The frequency spectrum shows blood flow information from a specific location called the Doppler sample volume, which is illustrated in Figure 3-2. You should be familiar with the following three characteristics of the Doppler sample volume: First, it is, in fact, a volume (three dimensions), even though only two of its dimensions are shown on the duplex image. The “thickness” of the sample volume cannot be shown on the two-dimensional spectrum display, and this can sometimes lead to errors of localization. Doppler signals may be obtained from vessels that are marginally within the sample volume but are not shown on the two-dimensional display. For instance, the ultrasound image may show the internal carotid artery, but you may actually be receiving flow signals from an adjacent external carotid branch. Second, the actual shape and size of the sample volume may be somewhat different from the linear representation shown on the duplex image. Third, and most important, the Doppler spectrum displays flow information only within the sample volume and does not provide information about flow in other portions of the blood vessel that are visible on the ultrasound image. Therefore, if the sample volume is positioned incorrectly, key diagnostic information may be overlooked.
The frequency spectrum shows blood flow relative to the transducer. Flow in one direction, toward the transducer, is displayed above the spectrum baseline, and flow in the opposite direction is shown below the baseline. One must always remember that the flow direction is relative to the transducer and is not absolute. The apparent direction of flow can be reversed by turning the transducer around or by pressing a button on the instrument that inverts the spectrum! The arbitrary nature of this arrangement can lead to significant diagnostic error. Clues to the correct direction of flow can be found by comparing the color (e.g., red or blue) in the vessel to the color bar or color velocity scale and by checking whether the velocity information on the spectrum is positive (toward the transducer) or negative (away from the transducer). Another method to check direction of flow is comparison with a reference vessel in which the flow direction is known (e.g., when working in the abdomen, the aorta is a handy reference vessel).
In arteries, each cycle of cardiac activity produces a distinct “wave” on the Doppler frequency spectrum that begins with systole and terminates at the end of diastole. The term waveform refers to the shape of each of these waves, and this shape, in turn, defines a very important flow property called pulsatility.1,2,10–28 In general terms, Doppler waveforms have low, moderate, or high pulsatility features, as illustrated in Figure 3-3. Please review this figure before proceeding to the material that follows.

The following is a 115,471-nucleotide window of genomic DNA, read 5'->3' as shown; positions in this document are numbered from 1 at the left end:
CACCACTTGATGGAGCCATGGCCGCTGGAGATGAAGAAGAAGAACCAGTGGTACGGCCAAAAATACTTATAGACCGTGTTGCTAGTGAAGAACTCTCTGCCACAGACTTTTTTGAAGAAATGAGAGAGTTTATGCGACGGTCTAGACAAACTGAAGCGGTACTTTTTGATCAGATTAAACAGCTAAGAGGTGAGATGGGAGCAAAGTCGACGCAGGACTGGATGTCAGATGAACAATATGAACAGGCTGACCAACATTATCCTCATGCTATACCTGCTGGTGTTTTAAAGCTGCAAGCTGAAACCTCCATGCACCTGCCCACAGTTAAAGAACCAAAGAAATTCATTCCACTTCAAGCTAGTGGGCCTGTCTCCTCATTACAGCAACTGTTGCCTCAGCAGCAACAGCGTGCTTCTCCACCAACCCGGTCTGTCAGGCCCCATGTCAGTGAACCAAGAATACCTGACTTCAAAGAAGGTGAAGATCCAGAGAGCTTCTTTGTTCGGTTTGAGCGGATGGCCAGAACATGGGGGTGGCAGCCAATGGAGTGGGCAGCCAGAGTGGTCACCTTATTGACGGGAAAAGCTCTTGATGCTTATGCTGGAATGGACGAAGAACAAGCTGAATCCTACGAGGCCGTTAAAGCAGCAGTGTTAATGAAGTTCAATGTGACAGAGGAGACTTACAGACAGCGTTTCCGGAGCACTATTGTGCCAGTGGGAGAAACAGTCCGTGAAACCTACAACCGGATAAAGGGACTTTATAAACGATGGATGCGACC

FIGURE 3-3 Pulsatility. A, Low pulsatility is indicated by broad systolic peaks and persistent forward flow throughout diastole (e.g., the internal carotid artery). B, Moderate pulsatility is indicated by tall, sharp, and narrow systolic peaks and relatively little diastolic flow (e.g., the external carotid artery). C, High pulsatility is characterized by narrow systolic peaks, flow reversal early in diastole, and absence of flow late in diastole. In this classic triphasic example, the first phase (1) is systole, the second phase (2) is brief diastolic flow reversal, and the third phase (3) is diastolic forward flow. Triphasic flow is seen in normal extremity arteries at rest.
Low-pulsatility Doppler waveforms have broad systolic peaks and forward flow throughout diastole (see Figure 3-3, A). The carotid, vertebral, renal, and celiac arteries all have low-pulsatility waveforms in normal individuals because these vessels feed circulatory systems with low resistance to flow (low peripheral resistance). Low-pulsatility waveforms are also monophasic, meaning that flow is always forward, and the entire waveform is either above or below the Doppler spectrum baseline (depending on the orientation of the ultrasound transducer).
Moderate-pulsatility Doppler waveforms have an appearance somewhere between the low- and high-resistance patterns (see Figure 3-3, B). With moderate flow resistance, the systolic peak is tall and sharp, but forward flow is present throughout diastole (perhaps interrupted by early-diastolic flow reversal). Examples of moderate pulsatility are found in the external carotid artery and the superior mesenteric artery (during fasting).
High-pulsatility Doppler waveforms have tall, narrow, sharp systolic peaks and reversed or absent diastolic flow. The classic example of high pulsatility is the triphasic flow pattern seen in an extremity artery of a resting individual (see Figure 3-3, C). A sharp systolic peak (first phase) is followed by brief flow reversal (second phase) and then by brief forward flow (third phase). High-pulsatility waveforms are a feature of circulatory systems with high resistance to blood flow (high peripheral resistance).